How are fingerprints formed?
Fingerprints are made up of a pattern of tiny ridges and valleys that help us to grip things in the same way tire tread works. But these patterns also provide us with personal identity cards that due to the way they are formed are unique to each one of us, even identical twins. Our fingerprints are formed through a combination of genetic and environmental factors when inside the womb. Although DNA provides a general guide on the way skin should form, the position of the foetus and the composition and density of surrounding amniotic fluid has an effect on how each ridge is formed. These ridges then grow proportionally as the baby grows. The immense possibilities created by these combining factors makes it virtually impossible for two people to have the exact same fingerprints.
Unlike other visible human characteristics fingerprints are relatively persistent with any scarring caused by things such as illness, injury or surgery, never being shown to move about throughout the life of a person. In some cases any scarring may even be a helpful indicator of who the fingerprints belong to.
Types of fingerprint
For forensic purposes, there are two types of fingerprints that can be left behind: visible and latent. Latent fingerprints are made from the sweat and oil on the skins surface and are invisible to the naked eye whilst visible fingerprints are easily visible to the naked eye and made up from substances such as blood, grease, ink, or dirt or even three dimensional impressions made by pressing your finger in things such as fresh paint, wax, soap, or tar.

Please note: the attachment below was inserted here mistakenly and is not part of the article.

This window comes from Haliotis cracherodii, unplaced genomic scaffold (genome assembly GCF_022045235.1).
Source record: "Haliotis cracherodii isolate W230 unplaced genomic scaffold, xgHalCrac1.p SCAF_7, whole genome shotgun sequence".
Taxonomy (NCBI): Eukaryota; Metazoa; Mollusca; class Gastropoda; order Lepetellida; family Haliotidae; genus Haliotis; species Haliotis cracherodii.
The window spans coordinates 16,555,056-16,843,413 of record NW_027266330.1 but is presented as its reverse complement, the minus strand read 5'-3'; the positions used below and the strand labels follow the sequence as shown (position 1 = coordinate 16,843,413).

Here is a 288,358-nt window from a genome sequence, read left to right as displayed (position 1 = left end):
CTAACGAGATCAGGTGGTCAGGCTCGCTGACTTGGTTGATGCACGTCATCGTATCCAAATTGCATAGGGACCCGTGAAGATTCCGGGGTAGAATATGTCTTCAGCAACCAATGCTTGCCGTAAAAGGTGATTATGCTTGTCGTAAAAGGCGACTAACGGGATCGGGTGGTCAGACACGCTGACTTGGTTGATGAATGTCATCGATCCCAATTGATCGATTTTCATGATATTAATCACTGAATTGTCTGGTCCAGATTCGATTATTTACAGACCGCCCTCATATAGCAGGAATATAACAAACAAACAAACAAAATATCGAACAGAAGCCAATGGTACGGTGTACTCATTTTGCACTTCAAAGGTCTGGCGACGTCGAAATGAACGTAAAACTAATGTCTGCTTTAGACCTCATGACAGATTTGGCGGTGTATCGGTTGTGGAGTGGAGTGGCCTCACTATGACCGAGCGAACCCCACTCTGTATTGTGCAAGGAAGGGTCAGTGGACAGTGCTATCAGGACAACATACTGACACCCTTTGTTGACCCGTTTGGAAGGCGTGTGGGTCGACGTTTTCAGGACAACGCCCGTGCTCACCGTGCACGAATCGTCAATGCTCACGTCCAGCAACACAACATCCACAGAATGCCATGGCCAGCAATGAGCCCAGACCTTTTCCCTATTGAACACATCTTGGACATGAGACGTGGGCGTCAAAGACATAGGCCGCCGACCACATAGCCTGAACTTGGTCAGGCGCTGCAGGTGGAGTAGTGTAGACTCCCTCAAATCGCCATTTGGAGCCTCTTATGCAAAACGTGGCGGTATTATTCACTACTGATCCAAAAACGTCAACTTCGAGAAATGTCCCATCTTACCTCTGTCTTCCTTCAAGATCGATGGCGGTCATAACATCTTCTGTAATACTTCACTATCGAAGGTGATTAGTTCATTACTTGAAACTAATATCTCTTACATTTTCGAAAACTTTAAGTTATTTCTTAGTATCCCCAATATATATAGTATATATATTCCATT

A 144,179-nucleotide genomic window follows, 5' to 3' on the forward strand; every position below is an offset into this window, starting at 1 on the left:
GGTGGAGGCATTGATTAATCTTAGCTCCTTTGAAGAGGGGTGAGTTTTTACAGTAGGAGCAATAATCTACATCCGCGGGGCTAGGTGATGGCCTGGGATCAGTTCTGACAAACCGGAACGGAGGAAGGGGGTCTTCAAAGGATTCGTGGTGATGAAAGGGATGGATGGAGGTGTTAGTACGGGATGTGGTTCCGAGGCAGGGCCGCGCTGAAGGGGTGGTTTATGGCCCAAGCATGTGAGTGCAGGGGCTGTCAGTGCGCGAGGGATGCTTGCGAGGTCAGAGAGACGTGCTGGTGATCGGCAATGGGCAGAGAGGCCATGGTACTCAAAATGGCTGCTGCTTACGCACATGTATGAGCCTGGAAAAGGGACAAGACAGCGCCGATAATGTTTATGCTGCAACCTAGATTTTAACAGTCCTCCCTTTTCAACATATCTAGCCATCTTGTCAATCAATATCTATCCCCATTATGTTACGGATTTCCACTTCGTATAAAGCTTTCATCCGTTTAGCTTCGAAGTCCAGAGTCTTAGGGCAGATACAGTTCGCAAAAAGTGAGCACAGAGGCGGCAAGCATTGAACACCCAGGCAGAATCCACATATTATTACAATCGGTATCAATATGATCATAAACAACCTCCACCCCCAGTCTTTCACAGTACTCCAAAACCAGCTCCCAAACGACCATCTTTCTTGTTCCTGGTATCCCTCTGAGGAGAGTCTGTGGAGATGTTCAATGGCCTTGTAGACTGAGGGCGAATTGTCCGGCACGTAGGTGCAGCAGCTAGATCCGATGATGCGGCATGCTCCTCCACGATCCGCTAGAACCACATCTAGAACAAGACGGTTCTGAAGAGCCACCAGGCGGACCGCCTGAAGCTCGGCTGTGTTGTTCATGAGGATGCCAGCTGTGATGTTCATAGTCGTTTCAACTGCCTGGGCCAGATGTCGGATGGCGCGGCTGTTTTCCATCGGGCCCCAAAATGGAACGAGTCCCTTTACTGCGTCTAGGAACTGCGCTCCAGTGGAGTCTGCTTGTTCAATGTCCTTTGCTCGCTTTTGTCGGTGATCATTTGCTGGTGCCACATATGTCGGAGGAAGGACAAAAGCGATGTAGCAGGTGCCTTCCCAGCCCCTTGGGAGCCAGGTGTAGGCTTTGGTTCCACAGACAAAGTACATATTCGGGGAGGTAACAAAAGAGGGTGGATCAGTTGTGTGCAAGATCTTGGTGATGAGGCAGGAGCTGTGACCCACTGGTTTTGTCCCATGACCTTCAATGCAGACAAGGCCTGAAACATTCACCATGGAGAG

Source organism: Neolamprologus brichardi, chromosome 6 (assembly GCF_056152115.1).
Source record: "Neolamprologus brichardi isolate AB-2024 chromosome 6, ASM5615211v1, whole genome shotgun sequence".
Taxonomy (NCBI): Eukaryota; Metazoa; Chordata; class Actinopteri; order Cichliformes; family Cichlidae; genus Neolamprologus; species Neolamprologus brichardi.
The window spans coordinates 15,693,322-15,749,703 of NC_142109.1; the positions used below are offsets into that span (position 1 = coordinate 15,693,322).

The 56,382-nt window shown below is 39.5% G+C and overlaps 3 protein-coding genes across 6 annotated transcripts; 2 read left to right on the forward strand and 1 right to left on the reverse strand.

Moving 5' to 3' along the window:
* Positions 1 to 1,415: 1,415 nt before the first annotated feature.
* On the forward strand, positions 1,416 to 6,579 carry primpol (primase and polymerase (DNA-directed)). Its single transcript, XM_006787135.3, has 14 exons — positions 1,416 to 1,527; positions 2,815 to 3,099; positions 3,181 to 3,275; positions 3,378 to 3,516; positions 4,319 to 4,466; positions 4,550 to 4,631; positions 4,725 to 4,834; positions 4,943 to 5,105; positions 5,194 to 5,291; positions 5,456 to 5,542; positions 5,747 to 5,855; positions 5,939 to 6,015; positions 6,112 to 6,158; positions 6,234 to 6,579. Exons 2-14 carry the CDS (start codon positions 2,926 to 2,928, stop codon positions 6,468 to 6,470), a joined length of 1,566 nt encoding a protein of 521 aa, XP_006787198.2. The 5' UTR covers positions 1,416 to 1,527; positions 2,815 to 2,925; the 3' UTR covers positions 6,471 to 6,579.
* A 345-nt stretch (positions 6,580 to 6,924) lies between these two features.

For biometric devices, the type of fingerprint left behind holds less importance as they are not being collected in the same way as required by a forensic investigation and are not interested in the what and why that may arise from the types of fingerprint briefly described above. Instead it is all about how the fingerprint is read and analysed by technology
How are fingerprints read
Initially the general patterns type of a fingerprint is used to make initial comparisons and narrow the print down to a group but not an individual. The three general pattern types are loops, whorls and arches which could also be subcategorized as shown in the image. Loops are the most common pattern type appearing in 60 – 65% of fingerprints, consisting of ridges that enter on one side, loop around and exit on the same side. Arches are the least common type of fingerprint pattern, only occurring roughly 5% of the time and is characterised by ridges that enter on one side of the finger and exit on the other with a sight arch somewhere in between. Finally, whorls are seen around 30 – 35% of the time and represent a circular flow.
After this initial comparison, specific and distinctive points of the fingerprints are compared, known as minutiae. These small irregularities are what make fingerprints unique to each individual and can be defined as the points where the ridge lines end or fork. There are three major types of minutiae features: the ridge ending, the bifurcation, and the dot (also called short ridge). The ridge ending is, as indicated by the name, the spot where a ridge ends. A bifurcation is the spot where a ridge splits into two ridges. Spots are those fingerprint ridges that are significantly shorter than other ridges.
Different types of scanners, work in different ways but all with the same goals in mind. The scanner system does not have to match every minutiae that could be found in both the sample and fingerprint on record, but find enough of a matching sample in order to determine that the prints match. The exact number of matches needed varies according to the scanner but the more minutiae that are matched the higher the probability that the fingerprint is a match.
Image Source: www.touchngoid.com
Image Source: www.bayometric.com